The defending world champion finished his quarterfinal race in 10.09 seconds, second behind NCAA champion Richard Thompson of Trinidad, to advance easily to the final 16 in track and field's glamour event.
"It felt pretty relaxed," Gay said when finally persuaded to stop just for a second to offer an update. "I just wanted to make it through."
He did, in ideal running conditions - a clear day and evening that broke from the muggy haze which had enveloped the capital during these games. World record-holder Usain Bolt and fellow Jamaican Asafa Powell also coasted through, keeping alive a potential dream final matching three men who own the eight fastest times in history.
An American dream fizzled in the shot put, where there was no U.S. winner, much less a U.S. sweep.
The best the U.S. could do was a silver for Christian Cantwell after 2007 world champion Reese Hoffa fouled on his last two attempts and finished seventh and Adam Nelson, a two-time silver medalist, threw with hurt ribs and didn't make it into the final eight.
"They anointed us as the dream team, but we're not so dominant," Hoffa said. "We're human. We're susceptible to making mistakes on the biggest stage, and it showed."
Squandering two medals is no small thing in the big picture. America led China 46-41 in the overall Olympic medal count after Friday's action and the race to win that contest is expected to go down to the end.
Picking one up for the United States was Shalane Flanagan in the women's 10,000 meters. She won the bronze, finishing behind Elvan Abeylegesse of Turkey and Tirunesh Dibaba of Ethiopia, who set an Olympic record at 29 minutes, 54.66 seconds.
Flanagan, who quizzically flashed three fingers when she crossed to see if it was for real, set an American record at 30:22.22. It was the first American medal in the 10K since Lynn Jennings in 1992.
"Oh my God, am I three?" she asked. "Am I third?"
Yes, and that kept her hopes alive for two medals at these Olympics. She's also entered in the 5,000 next week. Her bronze was all the more impressive because she came down with what she thought was food poisoning earlier this week while wrapping up her training at the U.S. camp in Dalian.
"For 48 hours, it wasn't pretty," Flanagan said.
Medals will be awarded in the 100 on Saturday night. Before that, though, the semifinals offer the first big showdown - Powell vs. Gay in the second heat. Bolt's biggest challenge in the other semi figures to be from Walter Dix of the U.S. and Derrick Atkins of the Bahamas.
Gay was the biggest question mark of the Big Three coming into this, his first Olympics. He hadn't raced in six weeks, when he went tumbling to the track and had to be taken off in a stretcher at the Olympic trials. He was diagnosed with a strained hamstring that he insisted was fine earlier this week.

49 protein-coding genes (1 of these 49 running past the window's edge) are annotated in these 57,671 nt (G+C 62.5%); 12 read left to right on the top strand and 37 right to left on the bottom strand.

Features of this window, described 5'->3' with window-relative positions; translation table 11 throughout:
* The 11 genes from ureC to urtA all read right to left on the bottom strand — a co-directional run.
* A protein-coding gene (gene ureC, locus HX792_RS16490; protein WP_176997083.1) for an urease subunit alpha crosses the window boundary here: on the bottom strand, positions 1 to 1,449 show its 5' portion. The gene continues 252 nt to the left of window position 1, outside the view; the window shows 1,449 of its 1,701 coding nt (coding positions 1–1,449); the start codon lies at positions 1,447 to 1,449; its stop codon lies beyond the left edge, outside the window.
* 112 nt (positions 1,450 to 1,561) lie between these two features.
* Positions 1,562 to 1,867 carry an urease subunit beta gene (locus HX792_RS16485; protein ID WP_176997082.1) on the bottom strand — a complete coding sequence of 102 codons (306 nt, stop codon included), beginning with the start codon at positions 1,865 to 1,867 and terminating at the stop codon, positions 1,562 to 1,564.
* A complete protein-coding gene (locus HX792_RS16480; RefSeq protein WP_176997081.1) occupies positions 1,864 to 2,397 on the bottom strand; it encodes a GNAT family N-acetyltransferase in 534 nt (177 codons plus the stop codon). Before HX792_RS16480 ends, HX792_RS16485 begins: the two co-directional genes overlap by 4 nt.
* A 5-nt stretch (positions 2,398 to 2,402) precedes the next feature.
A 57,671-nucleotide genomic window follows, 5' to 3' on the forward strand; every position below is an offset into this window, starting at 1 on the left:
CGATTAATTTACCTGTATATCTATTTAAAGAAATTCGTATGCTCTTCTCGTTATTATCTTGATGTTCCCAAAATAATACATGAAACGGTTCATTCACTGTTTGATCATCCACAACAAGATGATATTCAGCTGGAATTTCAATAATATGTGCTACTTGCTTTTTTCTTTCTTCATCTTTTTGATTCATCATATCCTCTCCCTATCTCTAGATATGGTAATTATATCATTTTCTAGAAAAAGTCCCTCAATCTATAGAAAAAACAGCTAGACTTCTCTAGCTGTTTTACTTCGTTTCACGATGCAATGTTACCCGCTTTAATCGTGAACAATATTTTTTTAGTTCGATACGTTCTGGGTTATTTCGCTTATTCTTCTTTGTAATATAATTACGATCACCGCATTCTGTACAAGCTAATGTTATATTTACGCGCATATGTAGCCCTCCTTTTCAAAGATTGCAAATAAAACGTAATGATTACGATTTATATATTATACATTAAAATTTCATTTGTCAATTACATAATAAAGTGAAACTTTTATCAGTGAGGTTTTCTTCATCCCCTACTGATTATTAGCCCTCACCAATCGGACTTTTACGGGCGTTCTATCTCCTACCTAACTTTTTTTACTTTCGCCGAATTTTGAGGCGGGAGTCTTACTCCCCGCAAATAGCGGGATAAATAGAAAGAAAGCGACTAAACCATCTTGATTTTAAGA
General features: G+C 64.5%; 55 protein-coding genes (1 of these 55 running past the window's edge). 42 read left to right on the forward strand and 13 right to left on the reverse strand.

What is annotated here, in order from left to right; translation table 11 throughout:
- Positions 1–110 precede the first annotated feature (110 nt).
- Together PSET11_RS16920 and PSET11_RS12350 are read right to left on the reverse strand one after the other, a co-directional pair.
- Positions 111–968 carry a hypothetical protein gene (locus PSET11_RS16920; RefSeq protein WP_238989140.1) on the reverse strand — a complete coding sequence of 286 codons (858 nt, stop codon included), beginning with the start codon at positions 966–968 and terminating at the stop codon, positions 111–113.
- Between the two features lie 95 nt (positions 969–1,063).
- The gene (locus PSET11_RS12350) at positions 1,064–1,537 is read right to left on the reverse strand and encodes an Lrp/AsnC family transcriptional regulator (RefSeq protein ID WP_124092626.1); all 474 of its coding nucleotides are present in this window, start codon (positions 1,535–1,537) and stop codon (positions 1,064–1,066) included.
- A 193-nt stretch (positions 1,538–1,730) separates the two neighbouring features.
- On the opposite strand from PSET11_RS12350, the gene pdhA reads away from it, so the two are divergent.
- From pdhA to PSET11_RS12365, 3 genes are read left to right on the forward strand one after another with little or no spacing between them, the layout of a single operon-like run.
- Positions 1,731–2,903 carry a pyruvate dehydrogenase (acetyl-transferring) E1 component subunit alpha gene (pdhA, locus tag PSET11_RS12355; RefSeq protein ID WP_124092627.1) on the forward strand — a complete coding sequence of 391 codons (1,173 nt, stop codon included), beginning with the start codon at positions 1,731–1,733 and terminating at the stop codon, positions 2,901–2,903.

He did nothing to disprove that in two races Friday, starting cleanly and conserving energy at the end, the way the medal contenders are supposed to.
Also still in play is the three-man American success story in the men's 1,500. Bernard Lagat, Leo Manzano and U.S. team flagbearer Lopez Lomong all made it out of their first races.
Lagat, a double gold medal contender hoping to add to the silver and bronze he won for Kenya in the last two Olympics, showed his trademark kick, moving from 11th to fourth in the final lap of his race.
Lomong, a "Lost Boy" refugee from Sudan, got the fifth and final qualifying spot in his race.
Manzano, at 5-foot-5 and 125 pounds among the smallest in his race, got into a nasty bump-and-push match with Deresse Mekonnen of Ethiopia and finished sixth. That was out of the automatic qualifying - but his time of 3 minutes, 36.67 seconds earned him a wild-card spot in Sunday's semis.
In the 100, Bolt had the fastest time of the second round at 9.92 seconds - the fastest ever run in China - and he made it look easy.
"I just ran the first 50 meters, then I looked around to make sure I was safe and I shut it off," he said.
Even before he slows down, he looks as if he's loping down the track, unfurling his 6-5 frame out of the starting blocks, then taking off - a unique sight in an event supposedly not made for tall men.
"He's a phenomenal athlete," said American Darvis Patton, who also advanced.
But nobody was ceding the race to Bolt, Powell or Gay.
"I know I'm going to win for sure," said Churandy Martina of Netherlands Antilles after winning the first heat with his first official time under 10 seconds - at 9.99, just one of three men to break 10 seconds Friday. "That's why I'm here. If not, I would've stayed home and watched it on TV."
To move on, Martina needs to finish among the top four in the second heat with Gay and Powell.